Dear Sci-Fi Fans,
We’re hoping the hardcore among you will come to our rescue when people see what we’ve done to this list.
This instalment of the Greatest Movies A-Z with WatchMojo includes ground rules for what we call “sci-fi”. We’re taking the “science” term more literally than some, trying to seperate space fantasy from true visions of the future, or science run amok. Take a look, and let’s talk.
As you see, we had two sets of rules this time. One that applies to all videos:
- One film per letter
- Articles don’t count (the, an, a, etc.)
- Final list should encapsulate the genre
And one that’s unique to defining the genre of Sci-Fi:
- Humans come from Earth
- Earth-based monsters are created by scientists
- No ghosts or magic
Why did we do it? Well, for one, we have a lot of videos coming out. Tomorrow is Superheroes, and so we didn’t want to deal with Marvel movies in this one. And by actually defining sci-fi, Star Wars became a casualty. An even worse “offender” of hardcore sci-fi rules, in some cases. Most humans in Marvel movies are from earth, but not all. Earth doesn’t even exist in Star Wars. The next rule helps us differentiate between Frankenstein and Dracula, or King Kong and (the original) Godzilla. There are important distinctions that give those characters different meanings, even if they can lazily all be called “monsters”. And the last rule basically takes us away from the supernatural, even when science is involved (sorry,Ghostbusters). But also, it reinforces why the Star Wars universe (with the force) and Marvel movies (with mystics) aren’t truly sci-fi films.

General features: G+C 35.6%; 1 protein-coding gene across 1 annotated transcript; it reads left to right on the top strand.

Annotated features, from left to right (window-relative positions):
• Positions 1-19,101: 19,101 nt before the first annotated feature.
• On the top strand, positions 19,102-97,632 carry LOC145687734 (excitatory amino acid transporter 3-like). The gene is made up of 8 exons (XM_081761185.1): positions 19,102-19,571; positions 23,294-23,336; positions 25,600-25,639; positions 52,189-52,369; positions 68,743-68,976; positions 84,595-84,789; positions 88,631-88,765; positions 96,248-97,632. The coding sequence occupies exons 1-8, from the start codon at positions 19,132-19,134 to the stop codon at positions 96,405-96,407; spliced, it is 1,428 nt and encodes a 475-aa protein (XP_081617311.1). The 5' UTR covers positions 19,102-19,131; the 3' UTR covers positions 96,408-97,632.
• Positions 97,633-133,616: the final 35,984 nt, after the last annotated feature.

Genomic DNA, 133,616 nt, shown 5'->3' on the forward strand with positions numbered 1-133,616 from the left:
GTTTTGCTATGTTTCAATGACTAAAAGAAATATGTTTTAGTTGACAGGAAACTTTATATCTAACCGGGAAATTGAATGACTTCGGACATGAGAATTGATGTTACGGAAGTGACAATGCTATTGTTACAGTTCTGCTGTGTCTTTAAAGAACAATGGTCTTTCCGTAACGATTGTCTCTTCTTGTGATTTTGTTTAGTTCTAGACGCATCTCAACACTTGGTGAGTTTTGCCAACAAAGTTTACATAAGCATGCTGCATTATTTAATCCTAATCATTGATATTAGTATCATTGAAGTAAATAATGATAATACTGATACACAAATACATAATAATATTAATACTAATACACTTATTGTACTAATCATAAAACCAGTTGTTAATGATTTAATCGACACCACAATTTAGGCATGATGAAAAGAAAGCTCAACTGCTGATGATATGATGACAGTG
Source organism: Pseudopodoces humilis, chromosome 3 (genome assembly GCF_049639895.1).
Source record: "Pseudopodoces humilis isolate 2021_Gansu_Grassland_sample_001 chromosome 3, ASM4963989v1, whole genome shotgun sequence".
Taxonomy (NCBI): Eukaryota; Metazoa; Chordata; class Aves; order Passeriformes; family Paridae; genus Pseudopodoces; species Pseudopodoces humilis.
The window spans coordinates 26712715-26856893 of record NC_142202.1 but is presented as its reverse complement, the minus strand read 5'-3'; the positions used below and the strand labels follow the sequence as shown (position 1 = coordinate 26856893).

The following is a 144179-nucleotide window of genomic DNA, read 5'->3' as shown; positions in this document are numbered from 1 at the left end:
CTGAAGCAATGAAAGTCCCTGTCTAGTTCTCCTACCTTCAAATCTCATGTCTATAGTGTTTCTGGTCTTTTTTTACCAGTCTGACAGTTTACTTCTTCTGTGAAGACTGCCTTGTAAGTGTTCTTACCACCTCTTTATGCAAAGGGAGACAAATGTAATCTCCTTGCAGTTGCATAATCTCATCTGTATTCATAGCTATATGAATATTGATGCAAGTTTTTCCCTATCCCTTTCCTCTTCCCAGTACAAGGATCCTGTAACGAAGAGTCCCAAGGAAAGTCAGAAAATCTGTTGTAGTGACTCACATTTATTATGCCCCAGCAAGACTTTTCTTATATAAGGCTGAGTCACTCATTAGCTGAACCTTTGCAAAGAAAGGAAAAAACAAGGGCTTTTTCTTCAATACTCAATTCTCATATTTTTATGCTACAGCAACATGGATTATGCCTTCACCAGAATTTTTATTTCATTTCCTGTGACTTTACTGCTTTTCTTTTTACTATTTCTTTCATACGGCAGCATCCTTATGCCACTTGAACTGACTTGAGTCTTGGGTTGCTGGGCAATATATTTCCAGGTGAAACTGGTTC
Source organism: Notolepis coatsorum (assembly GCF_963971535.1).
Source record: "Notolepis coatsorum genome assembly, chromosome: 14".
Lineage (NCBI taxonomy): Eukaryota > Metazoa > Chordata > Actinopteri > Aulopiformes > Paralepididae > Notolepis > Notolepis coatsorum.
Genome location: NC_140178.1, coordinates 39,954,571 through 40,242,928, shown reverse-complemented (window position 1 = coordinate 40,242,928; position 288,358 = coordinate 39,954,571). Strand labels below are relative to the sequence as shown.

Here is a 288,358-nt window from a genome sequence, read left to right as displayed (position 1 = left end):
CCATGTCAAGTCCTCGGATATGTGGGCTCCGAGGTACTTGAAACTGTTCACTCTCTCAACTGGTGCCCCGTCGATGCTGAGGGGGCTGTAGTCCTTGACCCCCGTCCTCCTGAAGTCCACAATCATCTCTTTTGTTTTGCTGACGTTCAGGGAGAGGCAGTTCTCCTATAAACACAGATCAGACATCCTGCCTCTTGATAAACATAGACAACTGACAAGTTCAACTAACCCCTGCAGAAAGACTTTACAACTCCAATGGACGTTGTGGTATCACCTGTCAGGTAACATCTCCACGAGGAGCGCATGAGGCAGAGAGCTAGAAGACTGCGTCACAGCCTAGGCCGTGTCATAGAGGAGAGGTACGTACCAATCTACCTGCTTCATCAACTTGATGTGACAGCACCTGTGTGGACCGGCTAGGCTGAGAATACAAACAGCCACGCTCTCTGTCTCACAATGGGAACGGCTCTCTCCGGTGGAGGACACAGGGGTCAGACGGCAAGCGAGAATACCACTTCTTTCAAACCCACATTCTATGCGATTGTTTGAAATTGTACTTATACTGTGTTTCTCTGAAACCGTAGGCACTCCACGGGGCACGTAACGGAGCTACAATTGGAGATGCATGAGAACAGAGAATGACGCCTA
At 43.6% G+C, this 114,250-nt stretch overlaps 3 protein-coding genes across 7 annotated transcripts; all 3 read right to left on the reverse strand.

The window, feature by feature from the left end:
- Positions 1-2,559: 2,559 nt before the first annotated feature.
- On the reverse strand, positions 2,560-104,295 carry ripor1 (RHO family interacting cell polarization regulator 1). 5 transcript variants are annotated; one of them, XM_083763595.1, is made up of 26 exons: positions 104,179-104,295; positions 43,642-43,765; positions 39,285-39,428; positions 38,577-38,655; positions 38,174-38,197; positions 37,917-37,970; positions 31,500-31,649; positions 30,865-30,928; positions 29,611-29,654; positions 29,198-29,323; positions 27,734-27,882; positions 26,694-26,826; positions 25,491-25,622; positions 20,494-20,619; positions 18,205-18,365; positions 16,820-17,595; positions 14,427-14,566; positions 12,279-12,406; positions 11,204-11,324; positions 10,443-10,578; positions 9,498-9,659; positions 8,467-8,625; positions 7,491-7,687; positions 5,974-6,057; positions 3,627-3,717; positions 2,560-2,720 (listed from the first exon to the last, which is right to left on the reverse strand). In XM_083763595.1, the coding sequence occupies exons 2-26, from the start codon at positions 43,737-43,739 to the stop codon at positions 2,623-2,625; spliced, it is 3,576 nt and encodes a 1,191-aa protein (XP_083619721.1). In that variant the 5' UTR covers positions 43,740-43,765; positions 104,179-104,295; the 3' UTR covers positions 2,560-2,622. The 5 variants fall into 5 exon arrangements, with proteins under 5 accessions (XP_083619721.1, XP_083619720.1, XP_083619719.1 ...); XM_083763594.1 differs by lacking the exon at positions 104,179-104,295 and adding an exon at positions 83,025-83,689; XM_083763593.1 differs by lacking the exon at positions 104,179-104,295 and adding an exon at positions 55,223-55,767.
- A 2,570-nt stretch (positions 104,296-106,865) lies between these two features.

Got it? Good! Now here’s some take-aways from the rest of our decision-making process. If your favorite movie isn’t in our final video, there’s a very good chance it’s a decision, and not an omission.
LESSONS FROM SCI-FI A-Z
TOP DECADE: 1980s
A little surprising, but that’s definitely the way it shook out. New technology introduced in the 70s definitely gave the genre increased legitimacy, leading to a lot of classic films that still set the gold standard today - from visionary epics (Blade Runner), to beloved family films (E.T. and Honey, I Shrunk the Kids), to critical darlings (The Fly) and franchise peaks (_Star Trek II_… and, just for good measure, consider that other franchise peak that didn’t qualify).
HARDEST LETTER: C
K was actually the hardest for the wrong reasons (horrible options), but in terms of being spoiled with choice, C was probably the biggest doozy. We actually jumped on board pretty quick once we agreed A Clockwork Orange qualified, but it came at the expense of Close Encounters of the Third Kind, Contact, Children of Men, Cube... all movies more readily considered classic sci-fi. But we cut Kubrick from horror, and 2001: A Space Odyssey doesn’t start with a letter, so be damned if we were going to deny him here.
CHEATED OUT: The Road Warrior
Obviously we should say Star Wars was the real movie cheated out (or The Empire Strikes Back), but we explained that choice earlier. For Mad Max 2: The Road Warrior, we first debated if it would be M or R, since the movie was first released in the U.S. simply as The Road Warrior. If we went with R (where we were leaning), it was up against another cult classic from the same era. But we ultimately plan to represent the Mad Max series in another genre, so when that video eventually comes, we will finally sleep at night.
BEST BATTLE: Alien vs Aliens
We did this to ourselves. Had we used Alien in horror, we could have put Aliens in sci-fi and called it a day. But we didn’t, and it has been ripping us from the inside out ever since. We’ll find a way to make-good with a future video.
SPECIAL CONSIDERATION: Honey, I Shrunk the Kids
Most serious critics would have gone with Her here, but not us. No sir. We took a stand against all those depressed and depraved visions of technology to reflect the good, clean fun you can have with the genre.
Think your list would be better? More balanced? Less heart-breaking? Let us know.
Dear Cast & Crew